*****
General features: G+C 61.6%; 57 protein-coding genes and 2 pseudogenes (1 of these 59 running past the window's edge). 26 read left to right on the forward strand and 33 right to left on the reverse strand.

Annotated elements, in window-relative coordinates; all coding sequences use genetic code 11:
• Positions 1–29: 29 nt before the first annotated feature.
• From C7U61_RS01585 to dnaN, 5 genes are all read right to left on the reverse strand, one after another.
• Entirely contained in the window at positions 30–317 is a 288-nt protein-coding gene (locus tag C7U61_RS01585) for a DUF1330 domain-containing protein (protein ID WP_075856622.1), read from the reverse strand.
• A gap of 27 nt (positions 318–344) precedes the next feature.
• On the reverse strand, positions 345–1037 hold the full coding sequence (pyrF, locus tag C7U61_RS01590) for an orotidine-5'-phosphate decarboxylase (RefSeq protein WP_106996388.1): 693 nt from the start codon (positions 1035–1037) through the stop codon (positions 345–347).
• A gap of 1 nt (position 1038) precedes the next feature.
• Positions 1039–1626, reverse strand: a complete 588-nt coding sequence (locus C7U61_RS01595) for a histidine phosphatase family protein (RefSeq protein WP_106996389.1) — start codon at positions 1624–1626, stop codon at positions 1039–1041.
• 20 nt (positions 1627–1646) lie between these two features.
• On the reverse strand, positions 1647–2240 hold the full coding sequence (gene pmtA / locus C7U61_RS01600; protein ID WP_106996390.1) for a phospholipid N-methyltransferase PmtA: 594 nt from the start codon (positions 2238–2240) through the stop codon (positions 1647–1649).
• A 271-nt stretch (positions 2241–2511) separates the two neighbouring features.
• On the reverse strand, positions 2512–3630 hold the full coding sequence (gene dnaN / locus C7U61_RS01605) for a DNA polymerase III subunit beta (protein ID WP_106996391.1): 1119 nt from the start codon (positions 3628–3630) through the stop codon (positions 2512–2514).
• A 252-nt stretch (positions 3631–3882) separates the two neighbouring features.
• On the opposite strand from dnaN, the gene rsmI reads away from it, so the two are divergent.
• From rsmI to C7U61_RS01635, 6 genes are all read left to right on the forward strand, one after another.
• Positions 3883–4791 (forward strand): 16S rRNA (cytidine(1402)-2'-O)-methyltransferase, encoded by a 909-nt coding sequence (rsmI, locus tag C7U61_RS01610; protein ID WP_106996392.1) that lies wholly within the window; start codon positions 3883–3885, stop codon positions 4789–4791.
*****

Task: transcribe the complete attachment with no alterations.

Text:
General features: G+C 61.6%; 57 protein-coding genes and 2 pseudogenes (1 of these 59 running past the window's edge). 26 read left to right on the forward strand and 33 right to left on the reverse strand.

Annotated elements, in window-relative coordinates; all coding sequences use genetic code 11:
• Positions 1–29: 29 nt before the first annotated feature.
• From C7U61_RS01585 to dnaN, 5 genes are all read right to left on the reverse strand, one after another.
• Entirely contained in the window at positions 30–317 is a 288-nt protein-coding gene (locus tag C7U61_RS01585) for a DUF1330 domain-containing protein (protein ID WP_075856622.1), read from the reverse strand.
• A gap of 27 nt (positions 318–344) precedes the next feature.
• On the reverse strand, positions 345–1037 hold the full coding sequence (pyrF, locus tag C7U61_RS01590) for an orotidine-5'-phosphate decarboxylase (RefSeq protein WP_106996388.1): 693 nt from the start codon (positions 1035–1037) through the stop codon (positions 345–347).
• A gap of 1 nt (position 1038) precedes the next feature.
• Positions 1039–1626, reverse strand: a complete 588-nt coding sequence (locus C7U61_RS01595) for a histidine phosphatase family protein (RefSeq protein WP_106996389.1) — start codon at positions 1624–1626, stop codon at positions 1039–1041.
• 20 nt (positions 1627–1646) lie between these two features.
• On the reverse strand, positions 1647–2240 hold the full coding sequence (gene pmtA / locus C7U61_RS01600; protein ID WP_106996390.1) for a phospholipid N-methyltransferase PmtA: 594 nt from the start codon (positions 2238–2240) through the stop codon (positions 1647–1649).
• A 271-nt stretch (positions 2241–2511) separates the two neighbouring features.
• On the reverse strand, positions 2512–3630 hold the full coding sequence (gene dnaN / locus C7U61_RS01605) for a DNA polymerase III subunit beta (protein ID WP_106996391.1): 1119 nt from the start codon (positions 3628–3630) through the stop codon (positions 2512–2514).
• A 252-nt stretch (positions 3631–3882) separates the two neighbouring features.
• On the opposite strand from dnaN, the gene rsmI reads away from it, so the two are divergent.
• From rsmI to C7U61_RS01635, 6 genes are all read left to right on the forward strand, one after another.
• Positions 3883–4791 (forward strand): 16S rRNA (cytidine(1402)-2'-O)-methyltransferase, encoded by a 909-nt coding sequence (rsmI, locus tag C7U61_RS01610; protein ID WP_106996392.1) that lies wholly within the window; start codon positions 3883–3885, stop codon positions 4789–4791.